The Differences Between The resource and resources Tags in an XPages Theme

If you’ve modified a theme, you’ve almost certainly used resource tags to include stylesheets and client-side JavaScript libraries. Each resource tag specifies a single resource to include. However, you can also use the resources tag to include multiple resources. In this post, I’ll explain the differences and a caveat.

resource Tags

Most themes only make use of resource tags because they’re what’s demonstrated by the examples. When you create a new theme, these comments are included by default:

<theme extends="webstandard" xmlns:xsi="http://www.w3.org/2001/XMLSchema-instance" xsi:noNamespaceSchemaLocation="platform:/plugin/com.ibm.designer.domino.stylekits/schema/stylekit.xsd" >
  <!-- 
    Use this pattern to include resources (such as style sheets
    and JavaScript files that are used by this theme.
  -->
  <!--
    <resource>
      <content-type>text/css</content-type>
      <href>mystylesheet.css</href>
    </resource>
  -->

If I have a stylesheet named myStylesheet.css, it’s very easy to tweak that example to include it in my theme.

<resource>
  <content-type>text/css</content-type>
  <href>myStylesheet.css</href>
</resource>

I can also include a client-side JavaScript library like this:

<resource>
  <content-type>application/x-javascript</content-type>
  <href>csjsMyClientJSLibrary.js</href>
</resource>

Each resource tag defines a single resource. It has child tags to define the content type and the path to the resource.

The resources Tag

The resource tags work well, but you can also use a single resources tag instead and there are a few reasons that this is advantageous.

If you’ve looked in the source of an XPage or custom control where you included one or more resources, you’ve noticed that there’s a this.resources tag that includes a line for each individual resource.

For example, in a test database, I created an SSJS script library and a stylesheet and included them as resources on an XPage. This is how they are included in the page source within an xp:this.resources tag:

<xp:this.resources>
  <xp:script src="/ssjsMyLibrary.jss" clientSide="false"></xp:script>
  <xp:styleSheet href="/myStylesheet.css"></xp:styleSheet>
</xp:this.resources>

With the resources tag, you can use a similar syntax in the theme.

There are a few benefits:

1) Succinct syntax

Especially as the theme grows to include a lot of resources, it is nicer to have a less verbose syntax so you can review the contents of the theme more easily.

All of the same properties are available as with the resource tag, they’re just specified as attributes rather than as child tags.

2) Ability to include server-side resources

The resource tag can only include client-side resource (client-side JavaScript libraries, stylesheets, dojo modules,etc), but the resources tag can include SSJS libraries and resource bundles as well.

This makes it much easier to deploy those resources application-wide.

Tip for Specifying Resources in the Theme

There isn’t a simple way to add resources to the theme, but here’s how to streamline the process:

  1. Add the resources to an XPage or custom control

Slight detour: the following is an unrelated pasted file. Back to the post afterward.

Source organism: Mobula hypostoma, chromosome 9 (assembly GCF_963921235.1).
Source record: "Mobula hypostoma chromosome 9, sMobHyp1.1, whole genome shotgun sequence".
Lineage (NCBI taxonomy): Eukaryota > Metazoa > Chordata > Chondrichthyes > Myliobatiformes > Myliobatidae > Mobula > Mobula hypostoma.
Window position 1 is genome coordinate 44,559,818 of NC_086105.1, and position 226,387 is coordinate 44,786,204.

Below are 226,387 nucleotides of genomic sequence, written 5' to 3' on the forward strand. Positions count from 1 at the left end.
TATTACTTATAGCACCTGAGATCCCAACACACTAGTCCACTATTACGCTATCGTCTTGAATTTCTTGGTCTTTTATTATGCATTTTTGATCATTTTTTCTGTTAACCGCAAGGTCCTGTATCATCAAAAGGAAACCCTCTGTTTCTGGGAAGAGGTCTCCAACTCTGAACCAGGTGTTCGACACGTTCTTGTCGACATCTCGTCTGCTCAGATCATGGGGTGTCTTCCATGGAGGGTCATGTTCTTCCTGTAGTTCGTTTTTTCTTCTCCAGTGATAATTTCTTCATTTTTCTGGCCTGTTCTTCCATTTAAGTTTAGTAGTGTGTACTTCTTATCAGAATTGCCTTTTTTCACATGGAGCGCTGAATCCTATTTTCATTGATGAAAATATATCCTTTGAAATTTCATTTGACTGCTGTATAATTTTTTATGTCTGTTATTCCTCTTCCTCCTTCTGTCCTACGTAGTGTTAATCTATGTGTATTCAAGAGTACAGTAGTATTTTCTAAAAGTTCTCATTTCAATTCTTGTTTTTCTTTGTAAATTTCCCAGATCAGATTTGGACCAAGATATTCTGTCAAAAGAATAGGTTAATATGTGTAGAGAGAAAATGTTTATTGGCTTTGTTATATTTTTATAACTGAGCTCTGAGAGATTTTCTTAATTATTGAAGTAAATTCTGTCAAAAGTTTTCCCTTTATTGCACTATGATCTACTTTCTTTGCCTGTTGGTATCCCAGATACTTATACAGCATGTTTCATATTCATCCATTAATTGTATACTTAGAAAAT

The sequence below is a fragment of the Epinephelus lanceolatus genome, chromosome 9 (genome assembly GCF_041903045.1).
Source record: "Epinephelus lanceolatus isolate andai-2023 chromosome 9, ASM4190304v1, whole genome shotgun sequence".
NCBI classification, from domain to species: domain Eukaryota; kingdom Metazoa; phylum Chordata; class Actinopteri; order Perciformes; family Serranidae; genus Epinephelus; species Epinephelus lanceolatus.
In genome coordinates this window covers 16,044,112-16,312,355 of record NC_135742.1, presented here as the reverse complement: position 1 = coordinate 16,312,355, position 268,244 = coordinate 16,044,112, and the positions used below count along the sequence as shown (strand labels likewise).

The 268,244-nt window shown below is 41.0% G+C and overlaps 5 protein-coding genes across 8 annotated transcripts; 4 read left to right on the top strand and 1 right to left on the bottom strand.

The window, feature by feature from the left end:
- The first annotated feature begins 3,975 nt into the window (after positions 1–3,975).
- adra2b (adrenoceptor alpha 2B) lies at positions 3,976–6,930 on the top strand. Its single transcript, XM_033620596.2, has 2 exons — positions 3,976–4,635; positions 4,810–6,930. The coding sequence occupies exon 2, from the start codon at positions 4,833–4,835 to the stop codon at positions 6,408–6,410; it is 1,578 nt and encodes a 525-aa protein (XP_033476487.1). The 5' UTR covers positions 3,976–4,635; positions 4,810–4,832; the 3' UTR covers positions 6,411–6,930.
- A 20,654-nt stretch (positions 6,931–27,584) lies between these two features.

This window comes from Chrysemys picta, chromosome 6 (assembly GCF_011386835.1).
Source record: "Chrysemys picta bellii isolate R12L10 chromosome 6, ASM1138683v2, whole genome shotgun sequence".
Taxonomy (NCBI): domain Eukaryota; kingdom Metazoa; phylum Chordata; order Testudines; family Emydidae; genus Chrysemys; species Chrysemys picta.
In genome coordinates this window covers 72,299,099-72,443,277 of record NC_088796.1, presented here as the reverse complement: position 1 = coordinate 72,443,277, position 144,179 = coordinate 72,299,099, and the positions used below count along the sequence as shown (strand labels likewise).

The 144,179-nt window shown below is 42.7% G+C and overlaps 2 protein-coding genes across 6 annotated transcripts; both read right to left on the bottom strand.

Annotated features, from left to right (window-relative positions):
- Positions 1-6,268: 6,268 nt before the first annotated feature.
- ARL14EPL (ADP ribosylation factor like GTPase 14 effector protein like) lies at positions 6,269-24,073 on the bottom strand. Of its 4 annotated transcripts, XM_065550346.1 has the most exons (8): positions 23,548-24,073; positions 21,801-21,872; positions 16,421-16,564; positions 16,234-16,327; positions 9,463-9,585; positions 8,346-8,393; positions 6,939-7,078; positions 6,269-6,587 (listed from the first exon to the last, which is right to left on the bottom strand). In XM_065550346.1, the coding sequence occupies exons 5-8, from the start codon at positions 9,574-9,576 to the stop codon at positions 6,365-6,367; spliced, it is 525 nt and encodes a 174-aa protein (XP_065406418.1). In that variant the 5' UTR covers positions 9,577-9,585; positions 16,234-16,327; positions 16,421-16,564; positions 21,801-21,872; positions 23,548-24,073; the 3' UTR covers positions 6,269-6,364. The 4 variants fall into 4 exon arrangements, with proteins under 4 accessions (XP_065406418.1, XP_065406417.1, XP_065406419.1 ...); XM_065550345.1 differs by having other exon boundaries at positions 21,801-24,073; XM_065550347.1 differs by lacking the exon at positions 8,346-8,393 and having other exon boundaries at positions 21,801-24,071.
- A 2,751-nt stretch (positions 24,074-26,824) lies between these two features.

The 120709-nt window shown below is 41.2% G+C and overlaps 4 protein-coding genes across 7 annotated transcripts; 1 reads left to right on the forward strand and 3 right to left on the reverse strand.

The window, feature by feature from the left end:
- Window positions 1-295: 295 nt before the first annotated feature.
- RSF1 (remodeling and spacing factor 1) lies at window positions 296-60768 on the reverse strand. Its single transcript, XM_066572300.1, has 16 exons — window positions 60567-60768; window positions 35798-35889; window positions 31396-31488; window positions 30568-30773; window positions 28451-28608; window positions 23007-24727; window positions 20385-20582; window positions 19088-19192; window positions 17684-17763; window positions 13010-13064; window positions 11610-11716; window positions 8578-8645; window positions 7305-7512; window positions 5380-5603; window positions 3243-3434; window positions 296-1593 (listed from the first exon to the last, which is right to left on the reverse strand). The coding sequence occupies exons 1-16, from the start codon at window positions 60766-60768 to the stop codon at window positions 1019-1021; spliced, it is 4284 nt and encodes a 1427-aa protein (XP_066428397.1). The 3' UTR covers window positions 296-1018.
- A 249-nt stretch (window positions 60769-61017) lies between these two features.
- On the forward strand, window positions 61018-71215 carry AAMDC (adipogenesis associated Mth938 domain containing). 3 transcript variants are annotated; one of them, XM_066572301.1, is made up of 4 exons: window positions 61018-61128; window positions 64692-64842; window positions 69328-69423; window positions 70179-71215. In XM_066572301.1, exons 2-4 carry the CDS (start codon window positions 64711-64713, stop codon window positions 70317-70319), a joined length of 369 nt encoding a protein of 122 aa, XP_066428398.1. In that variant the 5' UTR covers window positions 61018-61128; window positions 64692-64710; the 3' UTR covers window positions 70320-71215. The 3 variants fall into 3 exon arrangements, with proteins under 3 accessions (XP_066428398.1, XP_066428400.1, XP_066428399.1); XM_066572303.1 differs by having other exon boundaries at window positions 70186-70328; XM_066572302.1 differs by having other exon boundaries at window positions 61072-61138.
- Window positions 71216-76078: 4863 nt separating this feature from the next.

2. View the source of the page and copy the block to the theme (and remove it from the page)
  3. Remove xp: and xp:this. from the tags
<resources>
  <script src="/ssjsMyLibrary.jss" clientSide="false"></script>
  <styleSheet href="/myStylesheet.css"></styleSheet>
</resources>

This works, but it’s a good idea to specify the type attribute (for example type=”text/javascript”) as well.

Caveat – Avialability of SSJS Library on Page Events

There is an important caveat to loading SSJS libraries this way. The theme is loaded during the Render Response phase of the JSF lifecycle, so SSJS libraries loaded by the theme will not be available to page events that happen before that phase. Therefore, if you need to execute library functions on page-level events that happen earlier (beforePageLoad and afterPageLoad), you will need to include them on the page and not in the theme. SSJS libraries loaded by the theme are available to the beforeRenderResponse and afterRenderResponse events.

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3 responses to “The Differences Between The resource and resources Tags in an XPages Theme”

  1. Jesse Gallagher says :

    This is a great thing to point out. The old-style “resource” tag should be confined to the dustbin of history.

  2. Daniel Friedrich says :

    Hello Brad,

    thank you very much for this post. A question: Can I also set the “rendered” option on the resources tag for, lets say, I want to include a set of resources for specific browsers?

    Here is an example of a resource tag with the rendered option set:

    application/x-javascript
    IE89/html5shim/html5shiv.min.js

    • Brad Balassaitis says :

      I tried it out, but it didn’t seem to work on the resources tag.

      I was, however, able to add a rendered attribute to an individual tag within the resources tag (comment won’t allow the angle brackets around the tags):

      resources

      script
      src=”/ssjsMyLibrary.jss” clientSide=”false”
      /script

      styleSheet
      href=”/myStylesheet.css” rendered=”#{javascript:context.getUserAgent().isFirefox()}”
      /styleSheet

      /resources

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